Walter Lippmann (Public Opinion)

Out of the opposition we make villains and conspiracies. If prices go up unmercifully the profiteers have conspired; if the newspapers misrepresent the news, there is a capitalist plot; if the rich are too rich, they have been stealing; if a closely fought election is lost, the electorate was corrupted; if a statesman does something of which you disapprove, he has been bought or influenced by some discreditable person. If workingmen are restless, they are the victims of agitators; if they are restless over wide areas, there is a conspiracy on foot. If you do not produce enough aeroplanes, it is the work of spies; if there is trouble in Ireland, it is German or Bolshevik “gold.” And if you go stark, staring mad looking for plots, you see all strikes, the Plumb plan, Irish rebellion, Mohammedan unrest, the restoration of King Constantine, the League of Nations, Mexican disorder, the movement to reduce armaments, Sunday movies, short skirts, evasion of the liquor laws, Negro self-assertion, as sub-plots under some grandiose plot engineered either by Moscow, Rome, the Free Masons, the Japanese, or the Elders of Zion.

One thought on “Walter Lippmann (Public Opinion)

  1. shinichi Post author

    Public Opinion

    by Walter Lippmann


    For the most part we do not first see, and then define, we define first and then see. In the great blooming, buzzing confusion of the outer world we pick out what our culture has already defined for us, and we tend to perceive that which we have picked out in the form stereotyped for us by our culture.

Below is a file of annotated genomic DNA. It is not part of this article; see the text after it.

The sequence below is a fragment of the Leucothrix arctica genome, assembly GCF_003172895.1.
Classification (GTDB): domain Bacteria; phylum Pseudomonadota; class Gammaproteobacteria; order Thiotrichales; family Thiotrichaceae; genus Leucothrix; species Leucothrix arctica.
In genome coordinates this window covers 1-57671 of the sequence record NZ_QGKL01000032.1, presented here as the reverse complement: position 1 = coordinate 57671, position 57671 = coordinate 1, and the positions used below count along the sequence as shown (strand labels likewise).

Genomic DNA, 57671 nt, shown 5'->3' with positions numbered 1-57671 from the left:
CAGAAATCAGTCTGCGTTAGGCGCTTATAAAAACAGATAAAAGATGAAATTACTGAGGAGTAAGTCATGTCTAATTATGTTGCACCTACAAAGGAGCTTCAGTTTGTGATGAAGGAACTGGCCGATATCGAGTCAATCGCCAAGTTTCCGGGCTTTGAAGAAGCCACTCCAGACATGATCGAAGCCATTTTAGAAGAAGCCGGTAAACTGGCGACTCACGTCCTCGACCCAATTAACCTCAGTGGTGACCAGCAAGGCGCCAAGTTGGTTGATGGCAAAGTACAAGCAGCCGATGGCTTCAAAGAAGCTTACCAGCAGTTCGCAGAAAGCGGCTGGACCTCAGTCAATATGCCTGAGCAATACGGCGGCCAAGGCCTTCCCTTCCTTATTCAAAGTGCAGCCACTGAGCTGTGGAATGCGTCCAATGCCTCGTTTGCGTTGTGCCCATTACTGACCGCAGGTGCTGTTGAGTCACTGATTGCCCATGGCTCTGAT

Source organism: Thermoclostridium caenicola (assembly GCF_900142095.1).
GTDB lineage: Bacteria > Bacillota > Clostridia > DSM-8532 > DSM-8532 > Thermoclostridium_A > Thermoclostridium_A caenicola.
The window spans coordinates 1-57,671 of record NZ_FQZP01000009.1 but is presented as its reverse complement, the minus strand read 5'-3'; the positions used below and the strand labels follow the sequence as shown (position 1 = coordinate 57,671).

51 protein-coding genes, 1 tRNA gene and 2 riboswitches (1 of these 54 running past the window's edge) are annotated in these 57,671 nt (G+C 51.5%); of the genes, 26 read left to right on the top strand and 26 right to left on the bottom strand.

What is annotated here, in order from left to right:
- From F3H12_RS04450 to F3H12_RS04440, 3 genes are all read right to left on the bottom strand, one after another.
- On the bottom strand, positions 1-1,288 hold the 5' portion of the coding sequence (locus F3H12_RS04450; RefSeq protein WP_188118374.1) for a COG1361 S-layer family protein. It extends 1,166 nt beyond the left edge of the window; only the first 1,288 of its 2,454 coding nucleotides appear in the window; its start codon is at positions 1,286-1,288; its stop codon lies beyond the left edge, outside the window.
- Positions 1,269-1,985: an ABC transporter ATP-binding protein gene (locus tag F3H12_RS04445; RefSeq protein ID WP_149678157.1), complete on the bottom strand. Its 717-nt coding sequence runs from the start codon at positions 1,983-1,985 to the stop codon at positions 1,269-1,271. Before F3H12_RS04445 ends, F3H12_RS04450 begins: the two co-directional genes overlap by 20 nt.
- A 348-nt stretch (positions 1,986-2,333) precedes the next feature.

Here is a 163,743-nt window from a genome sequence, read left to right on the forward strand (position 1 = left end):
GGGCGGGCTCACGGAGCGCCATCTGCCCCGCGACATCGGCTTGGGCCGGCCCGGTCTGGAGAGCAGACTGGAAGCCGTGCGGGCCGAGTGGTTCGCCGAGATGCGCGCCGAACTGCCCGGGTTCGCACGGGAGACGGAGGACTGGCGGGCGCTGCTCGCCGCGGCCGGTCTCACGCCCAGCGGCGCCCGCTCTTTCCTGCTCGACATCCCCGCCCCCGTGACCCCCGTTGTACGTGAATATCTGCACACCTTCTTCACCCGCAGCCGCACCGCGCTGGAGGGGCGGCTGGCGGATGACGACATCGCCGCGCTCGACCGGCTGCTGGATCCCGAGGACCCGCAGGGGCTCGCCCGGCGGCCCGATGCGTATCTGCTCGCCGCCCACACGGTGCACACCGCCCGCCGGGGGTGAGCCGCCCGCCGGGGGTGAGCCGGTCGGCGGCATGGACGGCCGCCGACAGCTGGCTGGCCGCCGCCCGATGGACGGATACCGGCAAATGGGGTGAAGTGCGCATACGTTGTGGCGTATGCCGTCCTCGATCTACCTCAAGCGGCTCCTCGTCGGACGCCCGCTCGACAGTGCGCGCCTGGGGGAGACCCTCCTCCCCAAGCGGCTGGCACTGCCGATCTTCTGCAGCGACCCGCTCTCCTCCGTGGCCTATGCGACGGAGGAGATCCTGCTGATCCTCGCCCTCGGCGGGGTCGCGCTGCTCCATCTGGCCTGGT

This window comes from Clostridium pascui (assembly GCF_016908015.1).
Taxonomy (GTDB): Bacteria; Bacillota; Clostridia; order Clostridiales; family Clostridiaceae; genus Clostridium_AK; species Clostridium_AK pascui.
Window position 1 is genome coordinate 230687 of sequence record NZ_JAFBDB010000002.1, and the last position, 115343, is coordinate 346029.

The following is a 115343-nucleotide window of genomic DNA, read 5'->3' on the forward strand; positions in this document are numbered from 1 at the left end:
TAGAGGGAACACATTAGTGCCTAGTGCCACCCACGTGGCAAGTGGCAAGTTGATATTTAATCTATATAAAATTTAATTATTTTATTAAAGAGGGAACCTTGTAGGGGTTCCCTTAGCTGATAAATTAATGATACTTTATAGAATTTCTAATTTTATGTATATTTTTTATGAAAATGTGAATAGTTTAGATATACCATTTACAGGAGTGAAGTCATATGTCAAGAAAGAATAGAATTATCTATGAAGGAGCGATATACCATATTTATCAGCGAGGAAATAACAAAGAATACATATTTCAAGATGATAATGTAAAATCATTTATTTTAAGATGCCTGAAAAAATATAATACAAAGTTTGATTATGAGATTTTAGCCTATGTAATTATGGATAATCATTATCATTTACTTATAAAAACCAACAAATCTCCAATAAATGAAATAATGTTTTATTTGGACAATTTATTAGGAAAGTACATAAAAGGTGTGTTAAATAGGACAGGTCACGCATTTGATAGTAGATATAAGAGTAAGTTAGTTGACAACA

We are told about the world before we see it. We imagine most things before we experience them. And those preconceptions, unless education has made us acutely aware, govern deeply the whole process of perception.


    The systems of stereotypes may be the core of our personal tradition, the defenses of our position in society. They are an ordered more or less consistent picture of the world, to which our habits, our tastes, our capacities, our comforts and our hopes have adjusted themselves. They may not be a complete picture of the world, but they are a picture of a possible world to which we are adapted. In that world, people and things have their well-known places, and do certain expected things. We feel at home there. We fit in. We are members.


    It is not merely a short cut. It is all these things and something more. It is the guarantee of our self-respect; it is the projection upon the world of our own sense or our own value, our own position, and our own rights. […] They are the fortress of our traditions, and behind its defenses we can continue to feel ourselves safe in the position we occupy.


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